For each of my nearly 39 years of life, I have been deeply involved in the church, not just on Sundays, but Wednesdays and midweek events and other bible studies. I’ve endured studies like “The Treasure Principle” by Randy Alcorn and sat under the heavy conviction of Francis Chan’s amazing passion for the poor. I’ve read countless blogs, books and bible passages, all pleading with Christians to remember those in poverty and not build up treasures for ourselves on earth. I sob during the final scene in “Schindler’s list” where Nazi, Oscar Schindler, weeps before the 1,100 Jews his covert efforts saved during the Holocaust as he agonizes over how many more he could have saved had he given even more of himself. So compelling.
And I just want to sell everything. I feel so horrible about myself and my non-leaky, heated and air conditioned, “safe” and comfy home. I feel badly about my minivan with air bags and DVD player, our home theater room in the basement, my six flags season passes, and my travel plans. I want to get rid of it all and wallow in self-imposed poverty.
But then I’m reminded of where I part ways with those who preach that sort of lifestyle when I consider the faces of those I’ve seen on my many journeys into impoverished areas of the world. What I’ve seen time and time again are those who are dehumanized not by lack of charity from rich nations or neighbors, but from their inability to find work. They endure and then die from every form of undernourishment because there genuinely isn’t work to be found. Thanks largely to extensive histories of government oppression, there is no money circulating through their economy. There is no Six Flags or minivan dealership, best buy, roofing or air conditioning repair shops to work for so they can provide for their families.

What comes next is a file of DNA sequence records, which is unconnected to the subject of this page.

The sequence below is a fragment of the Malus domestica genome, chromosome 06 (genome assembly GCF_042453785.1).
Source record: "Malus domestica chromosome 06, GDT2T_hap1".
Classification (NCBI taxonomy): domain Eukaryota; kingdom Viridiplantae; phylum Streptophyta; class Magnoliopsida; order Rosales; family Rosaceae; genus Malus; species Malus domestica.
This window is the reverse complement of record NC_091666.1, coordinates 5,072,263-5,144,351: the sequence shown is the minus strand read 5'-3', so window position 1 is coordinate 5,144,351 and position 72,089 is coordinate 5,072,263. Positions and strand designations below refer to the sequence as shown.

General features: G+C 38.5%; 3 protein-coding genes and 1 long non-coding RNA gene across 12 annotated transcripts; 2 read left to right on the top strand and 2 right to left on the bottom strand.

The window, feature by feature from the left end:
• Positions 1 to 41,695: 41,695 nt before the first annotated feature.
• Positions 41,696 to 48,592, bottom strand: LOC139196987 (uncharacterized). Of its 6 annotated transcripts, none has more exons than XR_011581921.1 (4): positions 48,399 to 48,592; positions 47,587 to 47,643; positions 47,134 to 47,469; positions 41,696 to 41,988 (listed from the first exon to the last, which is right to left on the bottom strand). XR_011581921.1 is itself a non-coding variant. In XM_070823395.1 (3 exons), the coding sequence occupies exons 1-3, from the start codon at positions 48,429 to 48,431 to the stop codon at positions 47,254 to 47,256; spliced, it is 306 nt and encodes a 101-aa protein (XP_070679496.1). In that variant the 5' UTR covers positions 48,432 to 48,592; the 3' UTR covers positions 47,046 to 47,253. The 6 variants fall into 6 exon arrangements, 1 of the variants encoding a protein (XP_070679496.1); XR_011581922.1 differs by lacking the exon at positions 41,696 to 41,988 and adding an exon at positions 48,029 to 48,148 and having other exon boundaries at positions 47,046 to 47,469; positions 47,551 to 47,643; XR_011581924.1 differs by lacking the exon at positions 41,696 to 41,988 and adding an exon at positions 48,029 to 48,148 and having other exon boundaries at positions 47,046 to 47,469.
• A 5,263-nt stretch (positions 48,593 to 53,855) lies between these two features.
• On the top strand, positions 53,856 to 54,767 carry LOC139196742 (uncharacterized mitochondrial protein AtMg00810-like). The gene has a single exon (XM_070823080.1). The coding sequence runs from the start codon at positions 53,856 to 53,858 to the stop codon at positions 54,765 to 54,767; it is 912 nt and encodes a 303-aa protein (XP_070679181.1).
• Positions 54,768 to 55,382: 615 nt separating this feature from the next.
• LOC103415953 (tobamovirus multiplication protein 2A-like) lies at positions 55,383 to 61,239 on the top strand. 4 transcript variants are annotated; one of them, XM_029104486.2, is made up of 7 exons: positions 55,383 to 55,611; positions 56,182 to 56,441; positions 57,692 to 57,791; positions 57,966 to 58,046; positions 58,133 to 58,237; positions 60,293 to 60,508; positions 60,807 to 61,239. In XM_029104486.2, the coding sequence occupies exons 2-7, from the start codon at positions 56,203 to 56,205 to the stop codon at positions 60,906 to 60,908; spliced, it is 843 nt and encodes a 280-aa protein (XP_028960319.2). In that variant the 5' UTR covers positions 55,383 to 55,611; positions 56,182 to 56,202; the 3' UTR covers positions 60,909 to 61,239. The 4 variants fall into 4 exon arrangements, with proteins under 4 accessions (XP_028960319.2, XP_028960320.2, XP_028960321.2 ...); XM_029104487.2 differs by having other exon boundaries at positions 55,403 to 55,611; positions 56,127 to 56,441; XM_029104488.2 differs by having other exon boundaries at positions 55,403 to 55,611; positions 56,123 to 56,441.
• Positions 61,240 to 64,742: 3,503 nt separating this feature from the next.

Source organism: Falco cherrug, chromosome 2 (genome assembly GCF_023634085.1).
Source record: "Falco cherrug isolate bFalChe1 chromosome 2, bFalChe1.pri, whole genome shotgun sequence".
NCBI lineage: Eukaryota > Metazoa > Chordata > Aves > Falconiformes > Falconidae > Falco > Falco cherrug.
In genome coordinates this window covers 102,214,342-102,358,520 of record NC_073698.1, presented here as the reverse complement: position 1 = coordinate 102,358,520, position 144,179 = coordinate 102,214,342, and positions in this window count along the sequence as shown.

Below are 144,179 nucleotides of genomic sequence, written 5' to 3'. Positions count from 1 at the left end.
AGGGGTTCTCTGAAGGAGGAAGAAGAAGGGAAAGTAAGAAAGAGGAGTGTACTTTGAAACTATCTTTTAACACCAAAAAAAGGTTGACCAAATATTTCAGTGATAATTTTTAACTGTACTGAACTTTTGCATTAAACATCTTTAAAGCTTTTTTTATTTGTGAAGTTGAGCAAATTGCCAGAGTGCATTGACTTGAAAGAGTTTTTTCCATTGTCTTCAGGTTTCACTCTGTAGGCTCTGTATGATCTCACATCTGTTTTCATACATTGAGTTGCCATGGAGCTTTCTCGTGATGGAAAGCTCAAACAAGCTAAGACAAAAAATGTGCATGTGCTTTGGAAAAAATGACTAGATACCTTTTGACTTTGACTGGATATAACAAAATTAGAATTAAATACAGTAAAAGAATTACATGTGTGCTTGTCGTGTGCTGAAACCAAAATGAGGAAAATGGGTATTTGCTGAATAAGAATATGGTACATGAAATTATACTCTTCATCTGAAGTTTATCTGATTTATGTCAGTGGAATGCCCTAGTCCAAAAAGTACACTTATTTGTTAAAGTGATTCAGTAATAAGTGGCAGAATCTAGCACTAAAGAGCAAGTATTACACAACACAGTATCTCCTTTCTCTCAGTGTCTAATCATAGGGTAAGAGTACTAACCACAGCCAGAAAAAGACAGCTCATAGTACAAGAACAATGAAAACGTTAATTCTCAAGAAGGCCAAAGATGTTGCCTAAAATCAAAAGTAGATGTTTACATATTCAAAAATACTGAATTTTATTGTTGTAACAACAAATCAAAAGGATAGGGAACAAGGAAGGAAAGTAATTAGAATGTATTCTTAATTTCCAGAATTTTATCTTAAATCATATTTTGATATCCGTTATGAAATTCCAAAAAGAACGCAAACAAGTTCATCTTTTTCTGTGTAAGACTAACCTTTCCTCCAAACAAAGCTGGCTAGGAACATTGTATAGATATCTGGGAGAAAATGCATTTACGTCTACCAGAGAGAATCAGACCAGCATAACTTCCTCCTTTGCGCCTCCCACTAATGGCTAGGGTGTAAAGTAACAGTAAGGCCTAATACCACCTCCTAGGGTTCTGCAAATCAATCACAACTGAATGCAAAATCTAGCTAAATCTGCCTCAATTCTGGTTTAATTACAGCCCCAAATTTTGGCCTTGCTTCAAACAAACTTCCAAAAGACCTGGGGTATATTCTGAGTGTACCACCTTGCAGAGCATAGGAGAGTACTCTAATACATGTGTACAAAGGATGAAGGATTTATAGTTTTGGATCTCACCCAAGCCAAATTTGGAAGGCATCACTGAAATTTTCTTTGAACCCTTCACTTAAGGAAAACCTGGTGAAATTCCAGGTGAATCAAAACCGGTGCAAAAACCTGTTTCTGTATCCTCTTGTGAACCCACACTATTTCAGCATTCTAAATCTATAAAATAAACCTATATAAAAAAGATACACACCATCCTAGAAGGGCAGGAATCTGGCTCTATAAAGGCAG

If we all feel so compelled to sell everything, buy nothing but the basic necessities to stay alive, and give all that we have away, none of us would have anything left with which to help others. You see, my husband has been blessed not only with the skills and abilities to have a very successful career in the non-necessary, arguably frivolous, sector of our society, business software, but he has also been blessed to live in an economy that affords him the opportunity to use what he has been blessed with to provide not only for our family, but for countless other families who benefit from the money we spend. Anyone who knows me can attest to the fact that I find nothing more fulfilling than time spent in a developing world slum. . . Nothing, that is, except teaching my kids to celebrate the guy who came to clean our carpets by baking a plate of brownies, loading him up with gratitude, and promising to pray for him and his family. When my house is full of family guys and gals who are pumped to have our business so they can care for their own families, I think, “This is what those who judge me for living in a 3,500 square foot house with granite counter tops are missing. They are missing the granite counter-top guys daughter’s medical bills and the furniture gal’s college fund.”